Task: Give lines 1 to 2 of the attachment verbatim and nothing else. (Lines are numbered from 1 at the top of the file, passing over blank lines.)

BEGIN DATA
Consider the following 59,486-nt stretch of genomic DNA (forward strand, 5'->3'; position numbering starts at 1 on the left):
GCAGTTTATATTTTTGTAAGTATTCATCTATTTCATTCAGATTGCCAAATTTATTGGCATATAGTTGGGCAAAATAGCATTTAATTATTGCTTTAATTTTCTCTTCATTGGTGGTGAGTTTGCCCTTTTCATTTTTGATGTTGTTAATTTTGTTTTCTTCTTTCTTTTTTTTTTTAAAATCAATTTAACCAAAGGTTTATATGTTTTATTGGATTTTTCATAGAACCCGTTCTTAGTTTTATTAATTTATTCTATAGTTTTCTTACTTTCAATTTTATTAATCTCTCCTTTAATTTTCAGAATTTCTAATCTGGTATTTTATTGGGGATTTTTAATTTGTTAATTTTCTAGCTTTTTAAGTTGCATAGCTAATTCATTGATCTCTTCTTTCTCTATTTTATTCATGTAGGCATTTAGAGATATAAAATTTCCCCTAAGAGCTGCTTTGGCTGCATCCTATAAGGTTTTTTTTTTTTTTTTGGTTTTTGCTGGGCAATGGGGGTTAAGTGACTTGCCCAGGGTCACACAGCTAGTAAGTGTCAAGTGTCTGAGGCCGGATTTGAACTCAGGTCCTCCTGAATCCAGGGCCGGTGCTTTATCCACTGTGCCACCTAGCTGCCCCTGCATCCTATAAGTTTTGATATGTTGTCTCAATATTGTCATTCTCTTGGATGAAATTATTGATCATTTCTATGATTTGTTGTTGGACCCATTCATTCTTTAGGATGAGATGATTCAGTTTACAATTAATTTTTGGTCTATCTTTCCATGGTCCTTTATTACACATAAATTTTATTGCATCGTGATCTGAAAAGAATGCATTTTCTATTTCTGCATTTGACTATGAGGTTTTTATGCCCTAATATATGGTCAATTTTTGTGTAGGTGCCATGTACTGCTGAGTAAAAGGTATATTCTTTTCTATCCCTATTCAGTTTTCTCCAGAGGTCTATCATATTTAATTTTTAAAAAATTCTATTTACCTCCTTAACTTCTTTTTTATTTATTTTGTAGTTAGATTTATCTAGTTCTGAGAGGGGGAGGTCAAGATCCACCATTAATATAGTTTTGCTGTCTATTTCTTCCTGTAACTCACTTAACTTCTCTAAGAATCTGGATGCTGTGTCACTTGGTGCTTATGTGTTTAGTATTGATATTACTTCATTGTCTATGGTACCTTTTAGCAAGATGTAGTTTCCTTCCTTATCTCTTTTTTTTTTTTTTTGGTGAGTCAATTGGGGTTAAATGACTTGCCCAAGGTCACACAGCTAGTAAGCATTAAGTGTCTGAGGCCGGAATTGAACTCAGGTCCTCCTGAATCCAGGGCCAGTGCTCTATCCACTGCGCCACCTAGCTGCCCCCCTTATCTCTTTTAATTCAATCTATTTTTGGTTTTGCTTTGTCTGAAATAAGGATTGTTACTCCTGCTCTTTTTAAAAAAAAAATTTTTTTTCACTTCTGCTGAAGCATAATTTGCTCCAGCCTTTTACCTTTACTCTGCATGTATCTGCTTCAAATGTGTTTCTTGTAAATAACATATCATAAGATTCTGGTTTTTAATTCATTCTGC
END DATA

Consider the following 59,486-nt stretch of genomic DNA (forward strand, 5'->3'; position numbering starts at 1 on the left):
GCAGTTTATATTTTTGTAAGTATTCATCTATTTCATTCAGATTGCCAAATTTATTGGCATATAGTTGGGCAAAATAGCATTTAATTATTGCTTTAATTTTCTCTTCATTGGTGGTGAGTTTGCCCTTTTCATTTTTGATGTTGTTAATTTTGTTTTCTTCTTTCTTTTTTTTTTTAAAATCAATTTAACCAAAGGTTTATATGTTTTATTGGATTTTTCATAGAACCCGTTCTTAGTTTTATTAATTTATTCTATAGTTTTCTTACTTTCAATTTTATTAATCTCTCCTTTAATTTTCAGAATTTCTAATCTGGTATTTTATTGGGGATTTTTAATTTGTTAATTTTCTAGCTTTTTAAGTTGCATAGCTAATTCATTGATCTCTTCTTTCTCTATTTTATTCATGTAGGCATTTAGAGATATAAAATTTCCCCTAAGAGCTGCTTTGGCTGCATCCTATAAGGTTTTTTTTTTTTTTTTGGTTTTTGCTGGGCAATGGGGGTTAAGTGACTTGCCCAGGGTCACACAGCTAGTAAGTGTCAAGTGTCTGAGGCCGGATTTGAACTCAGGTCCTCCTGAATCCAGGGCCGGTGCTTTATCCACTGTGCCACCTAGCTGCCCCTGCATCCTATAAGTTTTGATATGTTGTCTCAATATTGTCATTCTCTTGGATGAAATTATTGATCATTTCTATGATTTGTTGTTGGACCCATTCATTCTTTAGGATGAGATGATTCAGTTTACAATTAATTTTTGGTCTATCTTTCCATGGTCCTTTATTACACATAAATTTTATTGCATCGTGATCTGAAAAGAATGCATTTTCTATTTCTGCATTTGACTATGAGGTTTTTATGCCCTAATATATGGTCAATTTTTGTGTAGGTGCCATGTACTGCTGAGTAAAAGGTATATTCTTTTCTATCCCTATTCAGTTTTCTCCAGAGGTCTATCATATTTAATTTTTAAAAAATTCTATTTACCTCCTTAACTTCTTTTTTATTTATTTTGTAGTTAGATTTATCTAGTTCTGAGAGGGGGAGGTCAAGATCCACCATTAATATAGTTTTGCTGTCTATTTCTTCCTGTAACTCACTTAACTTCTCTAAGAATCTGGATGCTGTGTCACTTGGTGCTTATGTGTTTAGTATTGATATTACTTCATTGTCTATGGTACCTTTTAGCAAGATGTAGTTTCCTTCCTTATCTCTTTTTTTTTTTTTTTGGTGAGTCAATTGGGGTTAAATGACTTGCCCAAGGTCACACAGCTAGTAAGCATTAAGTGTCTGAGGCCGGAATTGAACTCAGGTCCTCCTGAATCCAGGGCCAGTGCTCTATCCACTGCGCCACCTAGCTGCCCCCCTTATCTCTTTTAATTCAATCTATTTTTGGTTTTGCTTTGTCTGAAATAAGGATTGTTACTCCTGCTCTTTTTAAAAAAAAAATTTTTTTTCACTTCTGCTGAAGCATAATTTGCTCCAGCCTTTTACCTTTACTCTGCATGTATCTGCTTCAAATGTGTTTCTTGTAAATAACATATCATAAGATTCTGGTTTTTAATTCATTCTGC